Mechanisms Of Urban Decay

Downtown Kavalla’s mix of well-kept properties and hopeless ruins confuses me. I’ve seen similar in the Baltic States, but there it has to do with uncertainty about the ownership after the Soviet period, I’ve been told. That doesn’t apply here. So I googled real estate agencies and went visiting on my lunch break.

The first clue was simply that I couldn’t find most of the agencies at their stated addresses. One had closed down so recently that the sign was still there and the shop space hadn’t found a new tenant. The real estate market here isn’t exactly booming: demand is low. But eventually I found an open realtor’s office where a woman kindly yet sarcastically told me what I wanted to know.

Here’s why property owners don’t renovate old buildings in Kavalla, according to the realtor I spoke with.

  • You can’t get bank loans.
  • Low demand: even if you have the money, you’ll never make it back in this weak market.
  • Light repairs can be profitable, but there is a point of no return beyond which a property is too run-down for it ever to make you the money back. (I notice that a lot of the worst-kept buildings are low ones with a low potential ratio of tenants to plot acreage.)

Here’s why owners don’t tear the ruins down and redevelop.

  • Heritage protection.
  • Complicated bureaucracy.
  • Low demand.

Here’s why owners don’t just give up and sell their properties.

  • “Who would buy?” No demand for plot acreage. Might as well wait for a century or two.

Yet as I said, there are a lot of well-kept buildings here too, some of them recently renovated. One big difference according to my informant is that public property is usually much better kept than private property. I guess this is because private property has to support its own costs on site, while the government purse is nationwide. Case in point: see the picture above, with the beautiful municipal music school next to a once lavishly appointed ruin in private hands, both on busy Venizelou Street across from St. John’ schoolyard.

But my informant told me of one confusing case that seems to contradict much of the above. Kavalla is full of run-down tobacco warehouses from the early 20th century, when Western smokers still liked Turkish tobacco. One, on Filipou Street, is incongruously in great shape, very recently renovated. A sign proudly proclaims it to be the Euro Mania store, which if I understand correctly used to sell cheap stuff. But it’s closed and has started to attract spray-painted tags. I was told that the Euro Mania store did healthy business until a buyer recently offered the owner €9 million for it and perhaps made a small down payment. The condition was that the owner immediately close down his retail business and evacuate the premises. This seems to have been a handshake deal. But by the time the Euro Mania store had been completely cleaned out, the buyer withdrew his offer. And there it sits, one of Kavalla’s best-kept older private properties, making no money at all.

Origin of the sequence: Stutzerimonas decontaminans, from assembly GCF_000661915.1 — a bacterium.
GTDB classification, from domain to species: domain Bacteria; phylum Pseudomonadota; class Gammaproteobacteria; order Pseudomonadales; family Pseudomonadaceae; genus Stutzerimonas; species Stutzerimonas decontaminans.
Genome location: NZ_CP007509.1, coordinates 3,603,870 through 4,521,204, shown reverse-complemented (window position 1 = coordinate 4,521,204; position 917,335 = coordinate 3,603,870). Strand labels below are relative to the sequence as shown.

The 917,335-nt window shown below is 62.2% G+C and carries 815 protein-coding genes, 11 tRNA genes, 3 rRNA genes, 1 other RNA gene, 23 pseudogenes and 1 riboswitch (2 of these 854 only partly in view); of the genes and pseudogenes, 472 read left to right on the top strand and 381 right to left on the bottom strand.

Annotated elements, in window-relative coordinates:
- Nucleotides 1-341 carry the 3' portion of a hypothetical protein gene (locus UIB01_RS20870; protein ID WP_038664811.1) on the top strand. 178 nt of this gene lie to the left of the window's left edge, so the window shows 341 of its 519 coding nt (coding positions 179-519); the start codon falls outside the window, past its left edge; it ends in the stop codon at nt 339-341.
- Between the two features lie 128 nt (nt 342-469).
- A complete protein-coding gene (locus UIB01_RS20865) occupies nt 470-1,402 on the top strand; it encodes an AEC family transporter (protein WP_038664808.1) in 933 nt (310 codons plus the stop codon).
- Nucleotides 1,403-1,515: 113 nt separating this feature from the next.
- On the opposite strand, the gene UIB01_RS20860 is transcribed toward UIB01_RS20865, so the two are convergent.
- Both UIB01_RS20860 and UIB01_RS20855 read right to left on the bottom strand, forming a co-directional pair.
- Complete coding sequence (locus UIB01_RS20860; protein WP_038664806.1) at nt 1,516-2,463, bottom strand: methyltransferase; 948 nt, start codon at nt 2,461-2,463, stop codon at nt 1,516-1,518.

Urban Decay in Istanbul

Last winter I was amazed by the poor upkeep afforded to buildings in central Marrakech. I spent part of last week in fascinating Istanbul, and there it was again: plentiful ruins of recent buildings in the middle of busy shopping and hotel districts. Istanbul is in even worse shape than Marrakech. Many older houses are only maintained on the ground floor. There may be eight ruinous floors on top, eroding steadily and falling piecemeal into the street.

Many property owners in Istanbul fit their buildings with horizontal metal-grille shelves sticking out from the facade above the first floor. This keeps bits of a building from falling onto the tourists frequenting the street-level shops that pay the rent. The grilles and their installation must cost a pretty penny. Still owners prefer them to putting the money into renovation.

Again, I wonder about the economics of this. Is the dilapidation a result of some poorly worded rule intended to protect historic buildings? Are the property owners waiting for the old buildings to collapse so they can legitimately tear the remains down and build higher and more profitable structures?

Or is there insufficient demand for housing and office space in central Istanbul, so that the only parts of the buildings that actually pay for themselves are the ones catering to tourists?

Then I thought maybe the problem with getting property owners to pay for upkeep isn’t insufficient carrot, but insufficient whip. Perhaps the reason no Stockholm property owner behaves like this is that if she does, she will get her ass kicked by the authorities. So I asked the city planning office of Stockholm municipality, stadsbyggnadskontoret. And they kindly explained that there are two levels of whip on these issues in Stockholm. The Planning Code demands that you keep your property in good shape: if you don’t, the city planning office will tell you to either get the problem fixed or pay a fine. And if, as is common in Istanbul, your building becomes so decrepit that it’s dangerous to people in or near it, you will no longer be allowed to use your building, for instance by letting out shop space in it.

Or maybe it’s neither carrot nor whip, but a culturally established readiness to see buildings in severe disrepair, combined with a unwillingness or inability to invest now for long-term profit.